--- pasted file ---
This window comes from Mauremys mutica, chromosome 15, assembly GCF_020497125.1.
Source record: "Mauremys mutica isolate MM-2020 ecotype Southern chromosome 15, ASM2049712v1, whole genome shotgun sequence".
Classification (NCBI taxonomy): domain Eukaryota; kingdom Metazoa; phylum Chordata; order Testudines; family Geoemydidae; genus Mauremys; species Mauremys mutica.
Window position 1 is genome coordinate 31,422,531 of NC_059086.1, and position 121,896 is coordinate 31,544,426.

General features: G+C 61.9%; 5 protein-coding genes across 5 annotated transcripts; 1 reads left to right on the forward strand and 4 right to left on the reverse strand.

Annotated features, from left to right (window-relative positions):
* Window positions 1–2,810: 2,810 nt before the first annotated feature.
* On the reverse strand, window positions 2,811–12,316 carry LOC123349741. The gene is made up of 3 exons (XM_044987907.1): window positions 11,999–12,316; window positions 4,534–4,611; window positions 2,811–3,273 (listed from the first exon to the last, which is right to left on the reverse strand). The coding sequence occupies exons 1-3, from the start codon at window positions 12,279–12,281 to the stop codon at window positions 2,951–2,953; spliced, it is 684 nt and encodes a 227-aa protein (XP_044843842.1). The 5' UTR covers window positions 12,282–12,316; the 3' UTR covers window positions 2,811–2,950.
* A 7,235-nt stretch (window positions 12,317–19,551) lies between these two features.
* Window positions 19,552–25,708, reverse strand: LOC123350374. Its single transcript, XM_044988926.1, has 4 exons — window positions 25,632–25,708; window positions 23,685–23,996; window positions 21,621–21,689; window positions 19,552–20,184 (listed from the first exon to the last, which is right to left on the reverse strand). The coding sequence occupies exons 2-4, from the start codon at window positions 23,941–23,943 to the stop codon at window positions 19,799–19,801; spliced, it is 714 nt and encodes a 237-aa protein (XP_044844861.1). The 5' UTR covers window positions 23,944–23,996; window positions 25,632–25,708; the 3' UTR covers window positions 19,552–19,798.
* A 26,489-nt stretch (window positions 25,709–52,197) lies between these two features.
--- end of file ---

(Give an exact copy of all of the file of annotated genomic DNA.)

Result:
This window comes from Mauremys mutica, chromosome 15, assembly GCF_020497125.1.
Source record: "Mauremys mutica isolate MM-2020 ecotype Southern chromosome 15, ASM2049712v1, whole genome shotgun sequence".
Classification (NCBI taxonomy): domain Eukaryota; kingdom Metazoa; phylum Chordata; order Testudines; family Geoemydidae; genus Mauremys; species Mauremys mutica.
Window position 1 is genome coordinate 31,422,531 of NC_059086.1, and position 121,896 is coordinate 31,544,426.

General features: G+C 61.9%; 5 protein-coding genes across 5 annotated transcripts; 1 reads left to right on the forward strand and 4 right to left on the reverse strand.

Annotated features, from left to right (window-relative positions):
* Window positions 1–2,810: 2,810 nt before the first annotated feature.
* On the reverse strand, window positions 2,811–12,316 carry LOC123349741. The gene is made up of 3 exons (XM_044987907.1): window positions 11,999–12,316; window positions 4,534–4,611; window positions 2,811–3,273 (listed from the first exon to the last, which is right to left on the reverse strand). The coding sequence occupies exons 1-3, from the start codon at window positions 12,279–12,281 to the stop codon at window positions 2,951–2,953; spliced, it is 684 nt and encodes a 227-aa protein (XP_044843842.1). The 5' UTR covers window positions 12,282–12,316; the 3' UTR covers window positions 2,811–2,950.
* A 7,235-nt stretch (window positions 12,317–19,551) lies between these two features.
* Window positions 19,552–25,708, reverse strand: LOC123350374. Its single transcript, XM_044988926.1, has 4 exons — window positions 25,632–25,708; window positions 23,685–23,996; window positions 21,621–21,689; window positions 19,552–20,184 (listed from the first exon to the last, which is right to left on the reverse strand). The coding sequence occupies exons 2-4, from the start codon at window positions 23,941–23,943 to the stop codon at window positions 19,799–19,801; spliced, it is 714 nt and encodes a 237-aa protein (XP_044844861.1). The 5' UTR covers window positions 23,944–23,996; window positions 25,632–25,708; the 3' UTR covers window positions 19,552–19,798.
* A 26,489-nt stretch (window positions 25,709–52,197) lies between these two features.